I am frequently surprised by other people’s surprise. A new study finds female physician-researchers spend more of their time on parenting and household tasks in the early stages of their career than their male peers. Yet the study also finds that, comparatively, women doctors were more likely to have spouses or domestic partners employed full-time. Dr. Reshma Jagsi, an author of the study and associate professor of radiation oncology at the University of Michigan Health System, believes the results shed light on why female physicians do not have the same career success as their male colleagues. Well, yes, in fact it does. But maybe not in the way she believes.
How the Study Worked
The team of researchers began by identifying 1,719 academic physician recipients of National Institutes of Health awards between the years of 2006 and 2009. They then sent out surveys and received responses from 1,049 of the doctors. In the survey, the team inquired whether respondents had children and the ages of any children. The team gathered information on whether the children required adult supervision or care and who provided that care during work hours (school, day care, family member, nanny or babysitter, spouse or domestic partner, or other). Next, the researchers determined the level of satisfaction each respondent felt regarding child care arrangements and asked what happened when a child became sick or school or institutional care closed or when other disruptions occurred: in such cases, who usually stays with the children? Respondents selected one option among seven choices: “I usually do," "My spouse or partner usually does," "My spouse or partner and I usually alternate," "A friend or neighbor usually does," "I usually bring my children to work," "A family member usually does," or "Other.” The researchers concluded by gathering more pertinent information, including details about the respondents’ age, specialty, and career, and set to work analyzing the data they had collected.
After crunching the numbers, what exactly did they discover? After making adjustments for work hours, spousal employment, and other factors, married or partnered women with children spent 8.5 more hours per week on domestic activities. Women were much more likely to have spouses or domestic partners who were employed full-time than men — 85.6 percent as compared to 44.9 percent. Finally, in the subgroup of those with full-time employed spouses/partners, the women were more likely to take time off during disruptions of usual child care arrangements than men (42.6 percent versus 12.4 percent).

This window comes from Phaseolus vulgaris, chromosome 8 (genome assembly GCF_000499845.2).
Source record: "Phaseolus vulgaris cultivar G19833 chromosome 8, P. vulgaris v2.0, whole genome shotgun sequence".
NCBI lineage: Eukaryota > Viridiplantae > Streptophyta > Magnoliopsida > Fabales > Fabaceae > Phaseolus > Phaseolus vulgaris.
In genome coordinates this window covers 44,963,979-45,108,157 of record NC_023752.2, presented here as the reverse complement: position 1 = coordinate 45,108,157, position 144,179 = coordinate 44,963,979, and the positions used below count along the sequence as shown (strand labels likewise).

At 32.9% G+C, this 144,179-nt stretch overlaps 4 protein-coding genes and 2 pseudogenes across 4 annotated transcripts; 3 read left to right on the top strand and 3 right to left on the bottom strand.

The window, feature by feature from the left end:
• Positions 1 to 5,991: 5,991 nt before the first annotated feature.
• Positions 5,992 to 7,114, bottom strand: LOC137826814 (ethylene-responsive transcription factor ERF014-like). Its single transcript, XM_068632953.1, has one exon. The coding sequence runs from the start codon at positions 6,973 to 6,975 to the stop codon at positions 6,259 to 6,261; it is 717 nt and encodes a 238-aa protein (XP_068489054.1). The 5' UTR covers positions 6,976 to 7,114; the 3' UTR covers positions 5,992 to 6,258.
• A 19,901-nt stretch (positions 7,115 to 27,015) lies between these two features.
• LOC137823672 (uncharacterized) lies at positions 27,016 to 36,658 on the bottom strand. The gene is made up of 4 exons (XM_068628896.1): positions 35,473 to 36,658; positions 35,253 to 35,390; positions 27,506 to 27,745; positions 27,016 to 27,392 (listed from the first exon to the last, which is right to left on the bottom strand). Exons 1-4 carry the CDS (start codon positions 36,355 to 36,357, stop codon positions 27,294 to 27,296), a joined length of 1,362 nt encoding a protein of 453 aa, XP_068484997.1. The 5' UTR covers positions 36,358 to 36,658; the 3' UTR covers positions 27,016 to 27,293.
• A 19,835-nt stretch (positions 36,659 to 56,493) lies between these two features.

“Medicine needs to be a profession in which both men and women can succeed and an environment in which women can be successful role models,” said Jagsi in a press release.
Seemingly, Jagsi believes equality among the sexes is a simple arithmetic equation while also believing women have no responsibility for the choices they make. First of all, women carry and give birth to children and men do not; add to that the fact that many couples experience a baby wanting Mommy more than Daddy. Sorry Doctor Jagsi, biology sometimes trumps human will. The physiological differences between women and men effectively means sexual equality is a mythological ideal. There may be legal equality and financial equality but any ideas of biological equality that women aspire to is not really fitting and should be replaced by a more encompassing idea of the value — and necessity — of sexual differences.
Second, the maintenance of a household with or without children is work and someone must be most responsible for that work. If a female doctor chooses a partner who is career-focused instead of choosing one who wants to devote his or her time to the care of a family, then that female doctor has freely staked her claim. When men choose partners willing to forego full-time careers in order to take responsibility for the home, such men willingly forego the benefits of an additional full-time salary as well as any other perks gained by a woman pursuing a full-time career. An adult accepts the fact that any partner is imperfect and any partnership comes ready-made with limitations.
"One might expect that within a highly educated Generation X population there would be a relatively even distribution of domestic labor,” Jagsi commented.
Plenty of women who are not highly educated choose spouses/partners who are willing to take a lesser job or no job in order to perform the lion’s share of household work. Granted, such a partner might not always appear very glamorous to the rest of the world, but how glamorous are many women who stay home to do the necessary, challenging, and important work of raising children and maintaining a home? And a relatively even distribution of labor is exactly that. Given the fact that children may prefer their mother at certain stages, at certain times, a true and loving partnership of adults would naturally accommodate that preference when necessary. Choices have consequences in the real world, and no one, not even "high-achieving young physician researchers," can escape these facts of life.
Source: Shruti J, Griffith KA, DeCastro R, Stewart A, Ubel P, Jagsi R. Gender Differences in Time Spent on Parenting and Domestic Responsibilities by High-Achieving Young Physician-Researchers. Annals of Internal Medicine. 2014.